Album Review: A Small Turn Of Human Kindness by Harvey Milk
Excellent, Based on 9 Critics
The Guardian - 100 Based on rating 5/5
The term "doom" – the microgenre that this Athens, Georgia trio are often filed under – doesn't even begin to describe the bleak, base-metal sounds they've been excavating for nearly two decades. And so it is on their sixth album: discordant riffs are hammered out and left to hang in the air, pierced by frontman Creston Spiers's tormented howl. The drums and bass don't so much set the pace as embark on a world-weary trudge while dissonant guitars weave sickly melodies, vying to see which can nosedive into the dirt first.
After reading a message from a disgruntled fan who thought Life… The Best Game in Town was too accessible, Harvey Milk wanted to reassert themselves as one of the most difficult bands in sludge metal. As the lore goes, Creston Spiers was so incensed (or inspired) by the comment that he didn’t even wait to get home to write the album, but transcribed the entire thing on manuscript paper in the van while the band was still on tour. The result of that effort, A Small Turn of Human Kindness, finds the band returning to the top of their game with an album that is as heartbreaking as it is crushing.
Over the course of 15 years, Harvey Milk have evolved from their sludge-metal roots like a slowly unfurling, colossal middle finger. While there will always be those who consider 1995’s full-length, Courtesy and Good Will Towards Men, the band’s finest, the albums since the group reformed (after eight years off) in 2006 have witnessed a mastery of their particular thing—the plodding chromatics, fuzzed-out leads, airplane hangar rhythm section, hyper-melodic passages, and frontman Creston Spiers’ unmistakable vocal delivery—a tortured, harmonic growl that keeps getting better with age. A Small Turn of Human Kindness continues the process, pairing it down to a little under 40 minutes of the usual dosage of brute force, dark humor, and palpable misanthropy (self-loathing included).
Earlier this year, two of the three members of Harvey Milk reviewed their entire discography to date with an unabashedly negative slant. Taken at face value, Stephen Tanner and Kyle Spence, Harvey Milk’s bassist and drummer, respectively, seem barely able to hide their disgust for their own work; but as a bit of caustic self-deprecation, their anti-humorous ravings succeed as uncharacteristically canny self-promotion. Although musically versatile, Harvey Milk have developed into a one-joke act, that joke being their perpetual inability to crack a smile.
Georgia's Harvey Milk may be wickedly brilliant, tectonically huge, and caustically hilarious, but they don't seem all that happy about any of it. Still their ever-present grimace has never felt quite as fixed as it does on their latest, A Small Turn of Human Kindness. Many longtime fans found 2008's Life... The Best Game in Town, which played at times like a sampler of Milk's many past successes, neither weird nor challenging enough, and Small Turn is a sharp shift towards the slow, somber, and fucking bleak.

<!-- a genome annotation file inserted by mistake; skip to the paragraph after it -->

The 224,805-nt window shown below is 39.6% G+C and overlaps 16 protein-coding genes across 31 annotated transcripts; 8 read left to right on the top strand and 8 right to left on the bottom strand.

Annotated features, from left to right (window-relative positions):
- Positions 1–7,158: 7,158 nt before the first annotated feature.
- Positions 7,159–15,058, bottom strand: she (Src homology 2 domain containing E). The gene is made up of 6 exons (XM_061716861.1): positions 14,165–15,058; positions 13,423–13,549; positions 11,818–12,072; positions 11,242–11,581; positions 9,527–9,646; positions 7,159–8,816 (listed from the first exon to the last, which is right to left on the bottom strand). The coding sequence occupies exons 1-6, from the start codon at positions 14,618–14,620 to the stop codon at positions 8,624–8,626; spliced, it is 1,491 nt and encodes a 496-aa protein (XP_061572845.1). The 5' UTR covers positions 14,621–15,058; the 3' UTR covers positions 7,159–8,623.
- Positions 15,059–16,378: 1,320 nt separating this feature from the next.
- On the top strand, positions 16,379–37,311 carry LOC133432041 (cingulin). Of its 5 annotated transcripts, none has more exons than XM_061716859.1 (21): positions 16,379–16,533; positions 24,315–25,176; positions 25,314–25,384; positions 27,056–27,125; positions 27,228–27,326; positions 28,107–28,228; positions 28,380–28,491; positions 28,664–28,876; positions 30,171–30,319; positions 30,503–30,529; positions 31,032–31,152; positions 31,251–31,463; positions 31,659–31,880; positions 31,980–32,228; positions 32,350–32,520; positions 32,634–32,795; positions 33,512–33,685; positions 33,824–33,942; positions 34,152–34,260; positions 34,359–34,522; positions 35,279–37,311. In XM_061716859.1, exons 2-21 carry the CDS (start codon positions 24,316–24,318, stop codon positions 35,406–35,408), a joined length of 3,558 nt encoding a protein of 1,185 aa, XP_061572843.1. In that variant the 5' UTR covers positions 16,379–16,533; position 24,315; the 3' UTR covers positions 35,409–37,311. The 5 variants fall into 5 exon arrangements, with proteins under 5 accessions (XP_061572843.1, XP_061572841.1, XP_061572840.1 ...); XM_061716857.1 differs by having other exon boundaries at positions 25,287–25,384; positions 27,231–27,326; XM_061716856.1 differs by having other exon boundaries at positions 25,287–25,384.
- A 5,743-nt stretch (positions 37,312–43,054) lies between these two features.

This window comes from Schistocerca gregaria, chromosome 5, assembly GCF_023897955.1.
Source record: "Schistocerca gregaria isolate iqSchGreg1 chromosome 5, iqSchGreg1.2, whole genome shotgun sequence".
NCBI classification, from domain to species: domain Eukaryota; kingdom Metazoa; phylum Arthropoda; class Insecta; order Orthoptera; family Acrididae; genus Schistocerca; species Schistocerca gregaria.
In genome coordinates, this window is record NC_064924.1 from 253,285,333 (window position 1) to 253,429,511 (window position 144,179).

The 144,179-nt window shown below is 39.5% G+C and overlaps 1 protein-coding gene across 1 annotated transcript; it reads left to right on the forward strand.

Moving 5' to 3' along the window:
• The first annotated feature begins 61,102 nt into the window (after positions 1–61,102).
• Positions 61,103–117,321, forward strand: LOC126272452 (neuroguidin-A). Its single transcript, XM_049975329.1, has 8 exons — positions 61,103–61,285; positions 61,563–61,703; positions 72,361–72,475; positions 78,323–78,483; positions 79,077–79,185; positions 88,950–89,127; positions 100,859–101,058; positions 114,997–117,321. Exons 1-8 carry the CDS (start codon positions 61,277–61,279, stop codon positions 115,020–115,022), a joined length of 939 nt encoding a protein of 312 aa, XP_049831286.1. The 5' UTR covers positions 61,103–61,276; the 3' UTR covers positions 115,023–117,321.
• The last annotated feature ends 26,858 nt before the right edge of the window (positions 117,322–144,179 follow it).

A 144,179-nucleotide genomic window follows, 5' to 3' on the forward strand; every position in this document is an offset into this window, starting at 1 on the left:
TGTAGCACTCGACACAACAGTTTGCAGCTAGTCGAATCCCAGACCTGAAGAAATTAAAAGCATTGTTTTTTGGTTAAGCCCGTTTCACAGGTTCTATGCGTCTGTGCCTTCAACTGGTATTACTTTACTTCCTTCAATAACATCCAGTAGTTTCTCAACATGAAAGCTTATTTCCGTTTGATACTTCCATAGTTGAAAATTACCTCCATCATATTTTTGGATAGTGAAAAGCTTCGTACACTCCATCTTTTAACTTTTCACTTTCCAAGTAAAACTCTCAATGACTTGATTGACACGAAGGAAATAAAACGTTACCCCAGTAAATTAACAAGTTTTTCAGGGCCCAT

For an album as bold as 2008’s masterful Life…The Only Game in Town was, what was conspicuously absent from that record was the ugliness that Harvey Milk had excelled at capturing in previous years. Sure, Life had more than its share of bleak moods, but the band’s focus was more on toying with conventional songwriting, the album loaded with pop culture references and juxtaposing accessible melodies with their usual bruising brand of sludge/doom metal. Although it was not meant to be specifically a “crossover” record, its broad-ranging sounds did draw in listeners from the indie rock side of the fence along with underground sludge fans, and that alone would be cause for alarm among the more insular listeners who had been into Harvey Milk for the last dozen years.
There’s nothing pleasant about this record... There’s nothing pleasant about this record. Where previously Harvey Milk might liven up their grizzled sludge with some skewed ZZ Top worship, here they sound entirely drained and downtrodden, lacking the energy to move much beyond a plodding funeral dirge. “I’m just a broken man, look at my broken hands,” howls Creston Spiers on ‘I Know This Is No Place For You’, his words impacting like a sledgehammer to the stomach.
'Progression' is a bit of a weasel word when it comes to discussing the career arc of Harvey Milk. They first came into existence 18 years ago, spending eight of those years (1998 to 2006) disbanded, and in that time have released seven studio albums. Although said albums have demonstrated the Georgian sludge metal ensemble's eclecticism and genre-based gazumping of expectations, it's hard to mull over Harvey Milk's catalogue and conclude that they have matured or evolved or, yes, progressed in any obvious and linear way.
Few albums in 2008 were quite as intriguing as Life...The Best Game In Town by the reformed noise rockers Harvey Milk. The band can't really be described any other way. Contemporaries of the Jesus Lizard and Sleep in the early '90s, their live shows are still dominated by the same pierced, tattooed droogs you'd find at those shows, and their fanbase is still dominated by people from the South and Midwest.